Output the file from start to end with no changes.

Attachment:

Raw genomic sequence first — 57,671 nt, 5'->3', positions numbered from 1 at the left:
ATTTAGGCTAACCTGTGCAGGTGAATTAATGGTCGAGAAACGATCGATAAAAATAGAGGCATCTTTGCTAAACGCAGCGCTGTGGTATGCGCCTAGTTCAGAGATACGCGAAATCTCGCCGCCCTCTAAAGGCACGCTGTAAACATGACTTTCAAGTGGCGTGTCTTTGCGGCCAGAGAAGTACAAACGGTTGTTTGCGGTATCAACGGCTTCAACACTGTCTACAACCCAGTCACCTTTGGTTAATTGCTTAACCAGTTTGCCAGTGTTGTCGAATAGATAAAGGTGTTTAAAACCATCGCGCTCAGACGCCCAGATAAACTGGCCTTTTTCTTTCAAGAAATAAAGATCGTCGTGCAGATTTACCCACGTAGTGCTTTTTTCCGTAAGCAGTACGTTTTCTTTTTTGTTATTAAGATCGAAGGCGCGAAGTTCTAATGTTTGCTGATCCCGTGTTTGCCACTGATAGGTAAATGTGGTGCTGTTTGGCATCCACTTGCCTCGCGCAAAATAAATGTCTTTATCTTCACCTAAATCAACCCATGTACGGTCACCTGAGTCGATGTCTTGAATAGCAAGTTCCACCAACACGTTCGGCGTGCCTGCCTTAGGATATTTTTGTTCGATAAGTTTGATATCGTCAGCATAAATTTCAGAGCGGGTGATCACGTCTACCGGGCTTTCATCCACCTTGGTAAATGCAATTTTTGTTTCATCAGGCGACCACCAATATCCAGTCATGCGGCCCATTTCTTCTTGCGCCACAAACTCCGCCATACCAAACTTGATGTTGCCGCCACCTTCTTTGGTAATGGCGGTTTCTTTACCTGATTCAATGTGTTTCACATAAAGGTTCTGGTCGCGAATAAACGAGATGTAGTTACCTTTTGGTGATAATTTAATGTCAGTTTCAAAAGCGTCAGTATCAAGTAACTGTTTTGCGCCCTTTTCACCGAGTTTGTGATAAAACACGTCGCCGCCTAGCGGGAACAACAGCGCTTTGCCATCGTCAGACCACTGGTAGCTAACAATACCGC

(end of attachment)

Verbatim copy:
Raw genomic sequence first — 57,671 nt, 5'->3', positions numbered from 1 at the left:
ATTTAGGCTAACCTGTGCAGGTGAATTAATGGTCGAGAAACGATCGATAAAAATAGAGGCATCTTTGCTAAACGCAGCGCTGTGGTATGCGCCTAGTTCAGAGATACGCGAAATCTCGCCGCCCTCTAAAGGCACGCTGTAAACATGACTTTCAAGTGGCGTGTCTTTGCGGCCAGAGAAGTACAAACGGTTGTTTGCGGTATCAACGGCTTCAACACTGTCTACAACCCAGTCACCTTTGGTTAATTGCTTAACCAGTTTGCCAGTGTTGTCGAATAGATAAAGGTGTTTAAAACCATCGCGCTCAGACGCCCAGATAAACTGGCCTTTTTCTTTCAAGAAATAAAGATCGTCGTGCAGATTTACCCACGTAGTGCTTTTTTCCGTAAGCAGTACGTTTTCTTTTTTGTTATTAAGATCGAAGGCGCGAAGTTCTAATGTTTGCTGATCCCGTGTTTGCCACTGATAGGTAAATGTGGTGCTGTTTGGCATCCACTTGCCTCGCGCAAAATAAATGTCTTTATCTTCACCTAAATCAACCCATGTACGGTCACCTGAGTCGATGTCTTGAATAGCAAGTTCCACCAACACGTTCGGCGTGCCTGCCTTAGGATATTTTTGTTCGATAAGTTTGATATCGTCAGCATAAATTTCAGAGCGGGTGATCACGTCTACCGGGCTTTCATCCACCTTGGTAAATGCAATTTTTGTTTCATCAGGCGACCACCAATATCCAGTCATGCGGCCCATTTCTTCTTGCGCCACAAACTCCGCCATACCAAACTTGATGTTGCCGCCACCTTCTTTGGTAATGGCGGTTTCTTTACCTGATTCAATGTGTTTCACATAAAGGTTCTGGTCGCGAATAAACGAGATGTAGTTACCTTTTGGTGATAATTTAATGTCAGTTTCAAAAGCGTCAGTATCAAGTAACTGTTTTGCGCCCTTTTCACCGAGTTTGTGATAAAACACGTCGCCGCCTAGCGGGAACAACAGCGCTTTGCCATCGTCAGACCACTGGTAGCTAACAATACCGC